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Articles Blog

Juju Island, South Korea

Karyn Planett

Something For Everyone 

You’re late for your hair appointment and if you don’t get there now Monsieur Jacques will give you the stink eye, the cold shoulder, tepid ginger tea and make your hair purple. You can’t find the car keys. Broke a nail on the fridge door trying to retrieve a cold bottle of Voss only to find out someone pinched the last one. Phone rings. Your best friend Dot’s crying over something you said at the ladies luncheon that she took totally the wrong way. School principal calls next. Johnny just got caught spray-painting graffiti on the gym wall, something about your neighbor’s cat. Hubby rings. There’ll be four extra for dinner. Tonight. 

So you’ve had a bad day. 

But when you think you’ve had a bad day, do some Zen breathing and remember the women of Jeju. 

Every Fish Tank Has a Silver Lining 

Traditionally, Haenyeo women are Jeju’s fisherwomen who free dive 60 feet down, no scuba tanks for these ladies, to gather shellfish and sea weed as have generations of women before them. That story follows. But, just know that as of now the times they are a changing. 

According to the Jeju Provisional Government and the Jeju Samda Museum, though Haenyo women have always been respected for their strength and courage, the practice is dying out as local women are now more educated and able to find work that is not nearly as life threatening. Dangers do lurk below in the form of sharks and other hazards and the veteran divers simply don’t want their daughters to enter this profession. As officials noted in their 2005 stats, of the 5,406 women divers 65.8 % are over 60, only 2% are under 30. 

As they sit in their “bulteok” dressing rooms, today’s women divers discuss everything from harvesting seaweed to pricing their catch. In fact, their seating arrangement around the bonfire indicates their rank within this extraordinary matriarchal community that’s kinda like the Yaya Sisterhood and their divine secrets but with wet hair. Once suited up and in the chilling water, they dive for octopus, conch, abalone and sea urchins returning to the seabed over and over during five-hour shifts. Over the years, the women have found other dive sites in Korea, and as far away as Japan, China and even the Russian seaport of Vladivostok.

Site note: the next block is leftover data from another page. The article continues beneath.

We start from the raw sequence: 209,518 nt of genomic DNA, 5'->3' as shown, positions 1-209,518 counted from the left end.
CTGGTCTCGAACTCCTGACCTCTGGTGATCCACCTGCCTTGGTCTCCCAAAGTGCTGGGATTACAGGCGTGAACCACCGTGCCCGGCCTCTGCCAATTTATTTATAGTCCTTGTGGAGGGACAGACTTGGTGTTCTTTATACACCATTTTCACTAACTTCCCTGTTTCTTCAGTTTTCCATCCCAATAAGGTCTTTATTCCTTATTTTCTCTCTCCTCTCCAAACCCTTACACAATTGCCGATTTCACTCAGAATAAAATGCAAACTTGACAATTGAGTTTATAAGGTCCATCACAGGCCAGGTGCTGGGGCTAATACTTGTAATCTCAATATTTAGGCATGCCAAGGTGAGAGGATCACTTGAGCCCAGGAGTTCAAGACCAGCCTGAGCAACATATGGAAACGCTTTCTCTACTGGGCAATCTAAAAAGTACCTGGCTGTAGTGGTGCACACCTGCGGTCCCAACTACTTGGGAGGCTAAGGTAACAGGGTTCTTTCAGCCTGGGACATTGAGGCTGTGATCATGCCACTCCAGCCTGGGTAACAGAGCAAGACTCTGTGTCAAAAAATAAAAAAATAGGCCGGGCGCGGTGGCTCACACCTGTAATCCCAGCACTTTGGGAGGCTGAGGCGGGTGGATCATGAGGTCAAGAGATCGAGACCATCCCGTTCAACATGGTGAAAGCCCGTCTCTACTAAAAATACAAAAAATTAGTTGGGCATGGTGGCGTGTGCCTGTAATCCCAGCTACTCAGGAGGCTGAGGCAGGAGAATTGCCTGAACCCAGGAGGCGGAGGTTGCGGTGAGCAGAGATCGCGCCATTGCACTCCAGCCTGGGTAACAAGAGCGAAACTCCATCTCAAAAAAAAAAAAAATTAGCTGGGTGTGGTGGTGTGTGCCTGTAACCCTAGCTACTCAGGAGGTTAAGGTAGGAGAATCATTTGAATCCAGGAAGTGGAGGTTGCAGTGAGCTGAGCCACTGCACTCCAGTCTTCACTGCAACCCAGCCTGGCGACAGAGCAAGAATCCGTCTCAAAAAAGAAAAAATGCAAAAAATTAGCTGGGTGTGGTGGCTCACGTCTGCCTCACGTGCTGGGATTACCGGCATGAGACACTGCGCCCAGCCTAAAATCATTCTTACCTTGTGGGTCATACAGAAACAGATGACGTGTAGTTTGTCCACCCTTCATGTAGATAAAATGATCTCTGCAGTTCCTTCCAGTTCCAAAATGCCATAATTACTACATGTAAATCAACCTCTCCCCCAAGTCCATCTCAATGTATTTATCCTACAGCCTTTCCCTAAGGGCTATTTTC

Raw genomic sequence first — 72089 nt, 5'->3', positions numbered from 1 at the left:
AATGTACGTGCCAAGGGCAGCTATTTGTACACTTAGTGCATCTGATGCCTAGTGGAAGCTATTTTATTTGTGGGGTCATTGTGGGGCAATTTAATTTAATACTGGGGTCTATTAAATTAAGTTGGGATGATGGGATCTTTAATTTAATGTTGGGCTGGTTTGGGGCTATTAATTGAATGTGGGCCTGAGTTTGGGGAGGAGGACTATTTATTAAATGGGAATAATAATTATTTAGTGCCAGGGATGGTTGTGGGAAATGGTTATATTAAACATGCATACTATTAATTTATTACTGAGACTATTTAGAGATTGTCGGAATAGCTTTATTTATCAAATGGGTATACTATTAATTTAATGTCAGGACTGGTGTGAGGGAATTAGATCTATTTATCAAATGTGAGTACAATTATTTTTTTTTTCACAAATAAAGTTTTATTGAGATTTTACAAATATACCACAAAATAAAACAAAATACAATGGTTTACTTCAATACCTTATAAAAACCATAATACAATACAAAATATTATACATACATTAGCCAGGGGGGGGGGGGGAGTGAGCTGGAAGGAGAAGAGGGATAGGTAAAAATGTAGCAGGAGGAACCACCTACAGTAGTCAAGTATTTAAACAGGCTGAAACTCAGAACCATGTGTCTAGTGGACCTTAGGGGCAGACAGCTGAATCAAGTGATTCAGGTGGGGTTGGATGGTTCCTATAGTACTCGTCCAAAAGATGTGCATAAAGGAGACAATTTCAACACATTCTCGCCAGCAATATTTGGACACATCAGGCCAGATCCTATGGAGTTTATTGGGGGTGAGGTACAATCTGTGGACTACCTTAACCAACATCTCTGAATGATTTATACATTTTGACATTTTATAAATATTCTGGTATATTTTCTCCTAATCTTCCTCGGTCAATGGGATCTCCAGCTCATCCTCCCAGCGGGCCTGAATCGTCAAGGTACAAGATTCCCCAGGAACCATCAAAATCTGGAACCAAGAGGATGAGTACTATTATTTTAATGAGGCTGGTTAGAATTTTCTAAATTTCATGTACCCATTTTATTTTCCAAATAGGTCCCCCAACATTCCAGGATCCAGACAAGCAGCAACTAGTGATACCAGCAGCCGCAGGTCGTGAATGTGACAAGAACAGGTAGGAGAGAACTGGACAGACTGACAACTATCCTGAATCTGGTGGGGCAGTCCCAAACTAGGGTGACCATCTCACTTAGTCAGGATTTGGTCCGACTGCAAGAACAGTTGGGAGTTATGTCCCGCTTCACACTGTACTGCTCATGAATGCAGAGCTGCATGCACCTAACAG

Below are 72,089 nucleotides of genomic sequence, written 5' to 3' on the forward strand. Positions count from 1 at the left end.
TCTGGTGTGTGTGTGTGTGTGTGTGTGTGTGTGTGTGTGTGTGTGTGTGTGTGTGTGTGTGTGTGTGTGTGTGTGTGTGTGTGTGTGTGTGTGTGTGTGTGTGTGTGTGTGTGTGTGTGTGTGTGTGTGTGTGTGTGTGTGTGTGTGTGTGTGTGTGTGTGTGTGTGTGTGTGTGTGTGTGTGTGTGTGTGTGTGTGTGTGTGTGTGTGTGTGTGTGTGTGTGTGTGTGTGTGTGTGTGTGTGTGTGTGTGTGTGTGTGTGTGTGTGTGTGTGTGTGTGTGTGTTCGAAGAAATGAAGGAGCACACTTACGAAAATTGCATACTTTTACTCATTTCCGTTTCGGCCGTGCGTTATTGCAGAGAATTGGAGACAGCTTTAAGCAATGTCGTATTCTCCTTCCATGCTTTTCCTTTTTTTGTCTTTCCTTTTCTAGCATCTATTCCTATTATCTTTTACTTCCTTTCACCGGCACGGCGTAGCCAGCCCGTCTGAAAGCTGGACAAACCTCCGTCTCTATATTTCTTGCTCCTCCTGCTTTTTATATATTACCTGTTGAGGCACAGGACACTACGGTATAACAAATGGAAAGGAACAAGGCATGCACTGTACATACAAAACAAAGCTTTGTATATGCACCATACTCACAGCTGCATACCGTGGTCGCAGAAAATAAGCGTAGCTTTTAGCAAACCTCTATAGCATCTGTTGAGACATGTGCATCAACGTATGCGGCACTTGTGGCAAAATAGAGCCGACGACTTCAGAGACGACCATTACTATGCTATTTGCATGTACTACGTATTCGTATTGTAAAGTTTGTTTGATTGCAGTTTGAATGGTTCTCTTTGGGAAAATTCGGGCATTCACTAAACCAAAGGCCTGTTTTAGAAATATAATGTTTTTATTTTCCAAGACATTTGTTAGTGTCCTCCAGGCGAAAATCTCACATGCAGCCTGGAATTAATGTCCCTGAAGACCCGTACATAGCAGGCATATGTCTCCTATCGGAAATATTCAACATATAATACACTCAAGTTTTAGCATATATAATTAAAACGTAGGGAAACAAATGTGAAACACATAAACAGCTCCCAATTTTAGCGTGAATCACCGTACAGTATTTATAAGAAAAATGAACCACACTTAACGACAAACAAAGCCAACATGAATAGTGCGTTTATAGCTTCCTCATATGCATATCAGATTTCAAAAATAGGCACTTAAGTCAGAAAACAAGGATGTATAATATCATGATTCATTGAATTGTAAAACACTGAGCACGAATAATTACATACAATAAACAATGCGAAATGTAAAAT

At the industry’s peak, there were some 30,000 female divers on this tiny island alone. It all started when the male divers were assessed a tax so women took up the profession. 

Hear their tales of courage, discover their customs, and learn about the specialized gear that includes picks and rakes, floats called taewaks, and swimming goggles known as eyes. Some say the Haenyeo can hold their breath for up to 10 minutes, though 2-3 minutes is more the norm. When they reach the surface, they make a whistling sound to expel carbon dioxide and take in fresh oxygen. 

Today, the women do have better working conditions. They no longer have to till the fields before and after their midday dives. The women are entitled to proper working conditions and income, time off for health reasons, reduced licensing fees, etc. They’re also entitled to operate their own restaurants where they serve their catch, bringing them significant additional income. These smart ladies are now revered as the island’s true feminists. They are the Haenyo, the Korean Grandmother Divers and, to some, even mermaids.

Other Things to Discover 

Jeju Island is 53 miles south of mainland South Korea. Though close enough for contact with the rest of the country, the Jeju people live rather independent lives and even speak a distinct dialect. If you’re confused, just know Jeju was once known as Cheju and is the capital of the entire island of Jejudo. This island, only 25 miles wide and 45 miles long, is popular with vacationing Koreans, honeymooners and others. They come to explore the famous lava tubes and Buddhist temples including Yateheonsa with its large bell. They also find waterfalls like the 23-meter one at Seogwipo known as Jeongbang Falls suitable for photos and a swim, plus some fine beaches and thermal pools. There’s a teddy bear museum as well as several sex museums. So you see, Jeju offers something for everyone, including shoppers. 

Visitors to the island usually take home some traditional fabrics dyed to a stunning color with persimmon juice, or jewelry fashioned from the local black coral. The real adventurers will sample the famous Korean dish of fermented cabbage known as gimchi, or kimchee, sometimes served with a sweet potato wine called Soju. You simply can’t find these specialties at your local hometown eatery, now can you?

Armed with all this knowledge and insight into a destination that’s away from the norm for Western travelers, you have the rare opportunity to experience another side of South Korea. That alone should impress the armchair travelers back home who come along with you on your magic carpet ride. They’ll thank you for the trip.